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 R astan must be one of the oddest looking blokes I've ever seen. He wanders round wearing nothing more than a pair of furry Y-fronts with kinky metal trim, and his hair obviously hasn't been near a bottle of Head And Shoulders for months. What's more, this guy is meant to be the King of Maranna! Just think of the outcry if our Liz turned up to open a new railway station looking like this! P'raps it's just as well that he's a bit macho actually, as his kingdom has been over-run by all sorts of horrible monsters, sent by the evil Karg, and Rastan is the only chap brave enough to volunteer to get rid of 'em.

Rastan (the game) is actually Imagine's spanking (Yurk! Yurk!) new arcade conversion, and all that I've just told you is in fact the plot to it. The coin-op is one of the best around at the moment, a great consumer of ten pees, and this conversion has managed to capture most of the intestine-spreading, brain-shredding atmosphere of the original, which is no mean feat.

Armed with a steely stare and one of the biggest choppers (Kwoo-ooar, eh?) this side of the USS Nimitz, Rastan sets out on his journey through six scrolling levels, slicing his foe into pieces thin enough to stick a stamp on and post back to their evil master.

For the first few minutes he wanders around out in the open, manipulating his weapon and flashing his biceps. Nothing too challenging here, just a few thousand demons to slash up, ropes to climb up and down and lava pits to leap over, and he usually comes out of it with a few lives to spare.

Things hot up a bit once he's made it to the castle, where he'll have to confront some much nastier nasties, not to mention bats which flit around causing untold damage to our hero's anatomy.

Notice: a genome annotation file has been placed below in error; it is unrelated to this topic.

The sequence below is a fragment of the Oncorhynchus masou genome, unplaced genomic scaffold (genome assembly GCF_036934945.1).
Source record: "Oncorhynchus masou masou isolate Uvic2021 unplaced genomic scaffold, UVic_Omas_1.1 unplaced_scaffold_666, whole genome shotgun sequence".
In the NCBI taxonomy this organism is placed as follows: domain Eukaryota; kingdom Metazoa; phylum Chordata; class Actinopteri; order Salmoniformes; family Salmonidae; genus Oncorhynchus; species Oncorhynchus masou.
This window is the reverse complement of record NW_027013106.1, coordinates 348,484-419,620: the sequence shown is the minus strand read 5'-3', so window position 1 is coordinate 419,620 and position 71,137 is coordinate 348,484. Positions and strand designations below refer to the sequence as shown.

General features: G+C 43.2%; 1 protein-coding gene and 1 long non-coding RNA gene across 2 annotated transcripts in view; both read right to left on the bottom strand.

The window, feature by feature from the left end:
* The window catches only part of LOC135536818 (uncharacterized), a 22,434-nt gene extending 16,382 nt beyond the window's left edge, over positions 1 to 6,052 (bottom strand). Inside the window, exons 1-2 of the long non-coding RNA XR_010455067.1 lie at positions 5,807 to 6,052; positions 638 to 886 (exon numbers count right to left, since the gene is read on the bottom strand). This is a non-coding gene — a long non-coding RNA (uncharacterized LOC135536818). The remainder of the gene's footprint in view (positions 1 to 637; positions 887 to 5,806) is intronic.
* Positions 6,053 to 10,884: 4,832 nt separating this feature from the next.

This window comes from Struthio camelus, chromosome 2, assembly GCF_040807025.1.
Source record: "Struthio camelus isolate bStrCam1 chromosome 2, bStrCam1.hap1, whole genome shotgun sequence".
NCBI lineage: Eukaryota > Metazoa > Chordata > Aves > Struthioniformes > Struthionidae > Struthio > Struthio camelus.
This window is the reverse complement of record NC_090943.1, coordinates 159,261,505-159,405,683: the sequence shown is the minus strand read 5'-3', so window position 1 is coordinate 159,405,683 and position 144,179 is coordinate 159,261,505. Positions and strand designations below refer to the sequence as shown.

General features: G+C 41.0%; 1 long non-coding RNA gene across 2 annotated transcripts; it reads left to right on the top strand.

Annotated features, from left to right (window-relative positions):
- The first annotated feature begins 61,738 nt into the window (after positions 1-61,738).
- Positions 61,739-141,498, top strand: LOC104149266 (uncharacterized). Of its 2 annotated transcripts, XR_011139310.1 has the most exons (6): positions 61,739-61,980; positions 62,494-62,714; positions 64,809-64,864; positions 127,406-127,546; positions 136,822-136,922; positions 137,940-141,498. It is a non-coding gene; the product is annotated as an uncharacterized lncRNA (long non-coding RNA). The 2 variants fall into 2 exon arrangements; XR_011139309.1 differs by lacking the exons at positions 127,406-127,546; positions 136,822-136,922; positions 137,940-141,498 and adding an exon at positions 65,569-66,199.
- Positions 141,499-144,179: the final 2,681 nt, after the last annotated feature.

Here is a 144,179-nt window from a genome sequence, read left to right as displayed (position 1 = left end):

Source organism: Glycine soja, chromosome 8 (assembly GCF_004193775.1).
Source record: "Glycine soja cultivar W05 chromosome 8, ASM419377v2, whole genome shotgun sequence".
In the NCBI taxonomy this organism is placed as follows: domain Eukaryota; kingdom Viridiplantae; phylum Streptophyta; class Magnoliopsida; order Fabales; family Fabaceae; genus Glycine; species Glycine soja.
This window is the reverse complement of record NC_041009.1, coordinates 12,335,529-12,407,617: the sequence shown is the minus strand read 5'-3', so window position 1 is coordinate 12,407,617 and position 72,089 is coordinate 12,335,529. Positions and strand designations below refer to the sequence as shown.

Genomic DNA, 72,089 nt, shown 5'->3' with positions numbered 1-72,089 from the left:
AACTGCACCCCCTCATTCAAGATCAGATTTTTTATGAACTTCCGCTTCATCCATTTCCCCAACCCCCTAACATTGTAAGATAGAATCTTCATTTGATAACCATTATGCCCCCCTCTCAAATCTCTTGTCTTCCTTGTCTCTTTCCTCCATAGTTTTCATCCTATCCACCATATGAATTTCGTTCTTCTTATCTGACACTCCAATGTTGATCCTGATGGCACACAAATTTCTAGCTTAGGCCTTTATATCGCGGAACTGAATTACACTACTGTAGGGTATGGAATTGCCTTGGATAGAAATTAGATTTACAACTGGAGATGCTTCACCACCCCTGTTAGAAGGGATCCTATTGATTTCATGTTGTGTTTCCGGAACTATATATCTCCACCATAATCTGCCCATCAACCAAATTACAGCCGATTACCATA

Rastan is more than just a horizontal scroller. In fact it scrolls all over the place as you climb up and down ropes, prance over pits of fire and explore underground caverns. All this is drawn out very nicely, graphics being one of the game's strong points. Or should that be even stronger points? Everything about this game seems to have had a good dose of spit and polish, not to mention body tissue.

But aren't we forgetting something here? That's right! Who would dare to write a game these days where there are no add-ons to collect? And there's no shortage of these in this game. Most of the things you can pick up either reduce damage to Rastan or increase your score, but if you're lucky you might find the odd mace to swing around, or some fire-balls to throw at the enemy.

But enough of all this praise! There must be a few probs somewhere, eh peeps? Well, multiloading's never any fun, but it's obviously compulsory for this one, what with all its billions of different screens (all accompanied by some great music on the 128, I might add). A re-define keys option would have been nice, as the ones that you're stuck with are pretty scummy if you're a member of the anti-joystick faction. Other than that, no grumbles.

It's nice to see that with coin-op conversions breeding faster than gerbils (and I should know - I've had experience of both!), there are still a few which stand out of the crowd. Rastan is definitely one of these, and although it doesn't quite manage to disprove the old theory that you can't cram eight million megabytes of memory and 14 custom graphics chips into something the size (and shape) of a beermat, you'd be a total twazzock to miss it.

Graphics    GRAPHICS


Playability    PLAYABILITY


Addictiveness    ADDICTIVENESS



Overall Score    OVERALL SCORE

 Overall Stars

Reviewed by

Jonathan Davies




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